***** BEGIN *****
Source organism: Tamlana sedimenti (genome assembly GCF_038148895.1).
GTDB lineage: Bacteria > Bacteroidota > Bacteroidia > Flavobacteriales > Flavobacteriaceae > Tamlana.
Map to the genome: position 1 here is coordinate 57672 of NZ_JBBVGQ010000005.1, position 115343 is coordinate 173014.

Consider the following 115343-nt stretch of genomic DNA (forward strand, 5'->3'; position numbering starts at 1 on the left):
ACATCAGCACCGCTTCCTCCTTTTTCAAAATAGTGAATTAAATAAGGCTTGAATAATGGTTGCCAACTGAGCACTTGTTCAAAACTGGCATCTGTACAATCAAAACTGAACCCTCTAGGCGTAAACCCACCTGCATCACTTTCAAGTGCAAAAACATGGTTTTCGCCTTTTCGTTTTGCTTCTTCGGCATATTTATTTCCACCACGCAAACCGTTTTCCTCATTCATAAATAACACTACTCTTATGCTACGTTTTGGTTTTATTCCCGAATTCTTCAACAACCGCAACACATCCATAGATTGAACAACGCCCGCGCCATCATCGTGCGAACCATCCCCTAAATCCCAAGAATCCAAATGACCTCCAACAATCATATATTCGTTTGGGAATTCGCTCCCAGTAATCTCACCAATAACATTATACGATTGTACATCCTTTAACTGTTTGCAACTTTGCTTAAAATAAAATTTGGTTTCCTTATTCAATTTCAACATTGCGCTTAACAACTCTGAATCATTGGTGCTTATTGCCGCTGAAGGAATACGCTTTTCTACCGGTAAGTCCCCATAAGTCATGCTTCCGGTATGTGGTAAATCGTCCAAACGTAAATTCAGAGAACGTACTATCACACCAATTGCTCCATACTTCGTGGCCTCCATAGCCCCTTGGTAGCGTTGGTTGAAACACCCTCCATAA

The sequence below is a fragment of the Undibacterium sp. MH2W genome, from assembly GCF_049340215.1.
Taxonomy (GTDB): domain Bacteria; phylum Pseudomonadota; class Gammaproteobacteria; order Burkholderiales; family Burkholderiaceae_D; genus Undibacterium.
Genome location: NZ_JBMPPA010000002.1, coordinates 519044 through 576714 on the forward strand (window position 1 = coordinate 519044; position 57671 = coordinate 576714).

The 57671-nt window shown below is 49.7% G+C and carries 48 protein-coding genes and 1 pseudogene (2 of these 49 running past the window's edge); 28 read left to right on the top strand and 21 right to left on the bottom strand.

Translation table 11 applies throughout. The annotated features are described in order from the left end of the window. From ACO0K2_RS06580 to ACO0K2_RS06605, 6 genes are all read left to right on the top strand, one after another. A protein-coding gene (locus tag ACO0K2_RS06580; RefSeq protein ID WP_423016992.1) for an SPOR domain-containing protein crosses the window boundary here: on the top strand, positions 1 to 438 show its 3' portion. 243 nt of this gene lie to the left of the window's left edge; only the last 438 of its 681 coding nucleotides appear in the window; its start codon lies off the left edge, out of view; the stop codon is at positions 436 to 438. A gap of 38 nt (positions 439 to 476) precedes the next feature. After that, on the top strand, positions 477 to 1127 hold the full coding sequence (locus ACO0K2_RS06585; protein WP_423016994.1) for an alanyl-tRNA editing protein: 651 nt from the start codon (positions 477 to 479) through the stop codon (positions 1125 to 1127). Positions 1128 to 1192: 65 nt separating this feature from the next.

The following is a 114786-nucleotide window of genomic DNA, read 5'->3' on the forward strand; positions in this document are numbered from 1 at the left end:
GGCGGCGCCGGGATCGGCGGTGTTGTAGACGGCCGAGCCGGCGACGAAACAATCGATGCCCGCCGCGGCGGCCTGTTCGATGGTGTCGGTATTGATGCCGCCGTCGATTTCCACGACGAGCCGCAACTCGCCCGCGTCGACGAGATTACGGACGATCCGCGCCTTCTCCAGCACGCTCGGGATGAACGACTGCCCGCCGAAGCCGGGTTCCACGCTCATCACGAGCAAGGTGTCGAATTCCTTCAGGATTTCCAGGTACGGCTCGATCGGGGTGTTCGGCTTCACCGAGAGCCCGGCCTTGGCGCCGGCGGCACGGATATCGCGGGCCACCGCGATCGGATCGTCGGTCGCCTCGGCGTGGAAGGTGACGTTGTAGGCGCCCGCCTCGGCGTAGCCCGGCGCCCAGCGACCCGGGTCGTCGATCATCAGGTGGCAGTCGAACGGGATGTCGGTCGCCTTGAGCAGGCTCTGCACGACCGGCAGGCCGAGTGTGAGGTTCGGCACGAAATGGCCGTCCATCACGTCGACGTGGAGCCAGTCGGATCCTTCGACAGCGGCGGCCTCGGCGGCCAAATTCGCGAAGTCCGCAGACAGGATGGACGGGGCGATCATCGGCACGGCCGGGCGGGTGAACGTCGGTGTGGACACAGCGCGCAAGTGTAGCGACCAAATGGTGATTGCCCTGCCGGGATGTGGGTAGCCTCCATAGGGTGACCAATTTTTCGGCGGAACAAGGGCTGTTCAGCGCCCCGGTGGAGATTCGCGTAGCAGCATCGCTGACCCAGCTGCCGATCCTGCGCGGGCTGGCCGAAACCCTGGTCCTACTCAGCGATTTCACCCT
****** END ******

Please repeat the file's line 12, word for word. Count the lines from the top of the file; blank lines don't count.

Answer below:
GGCGGCGCCGGGATCGGCGGTGTTGTAGACGGCCGAGCCGGCGACGAAACAATCGATGCCCGCCGCGGCGGCCTGTTCGATGGTGTCGGTATTGATGCCGCCGTCGATTTCCACGACGAGCCGCAACTCGCCCGCGTCGACGAGATTACGGACGATCCGCGCCTTCTCCAGCACGCTCGGGATGAACGACTGCCCGCCGAAGCCGGGTTCCACGCTCATCACGAGCAAGGTGTCGAATTCCTTCAGGATTTCCAGGTACGGCTCGATCGGGGTGTTCGGCTTCACCGAGAGCCCGGCCTTGGCGCCGGCGGCACGGATATCGCGGGCCACCGCGATCGGATCGTCGGTCGCCTCGGCGTGGAAGGTGACGTTGTAGGCGCCCGCCTCGGCGTAGCCCGGCGCCCAGCGACCCGGGTCGTCGATCATCAGGTGGCAGTCGAACGGGATGTCGGTCGCCTTGAGCAGGCTCTGCACGACCGGCAGGCCGAGTGTGAGGTTCGGCACGAAATGGCCGTCCATCACGTCGACGTGGAGCCAGTCGGATCCTTCGACAGCGGCGGCCTCGGCGGCCAAATTCGCGAAGTCCGCAGACAGGATGGACGGGGCGATCATCGGCACGGCCGGGCGGGTGAACGTCGGTGTGGACACAGCGCGCAAGTGTAGCGACCAAATGGTGATTGCCCTGCCGGGATGTGGGTAGCCTCCATAGGGTGACCAATTTTTCGGCGGAACAAGGGCTGTTCAGCGCCCCGGTGGAGATTCGCGTAGCAGCATCGCTGACCCAGCTGCCGATCCTGCGCGGGCTGGCCGAAACCCTGGTCCTACTCAGCGATTTCACCCT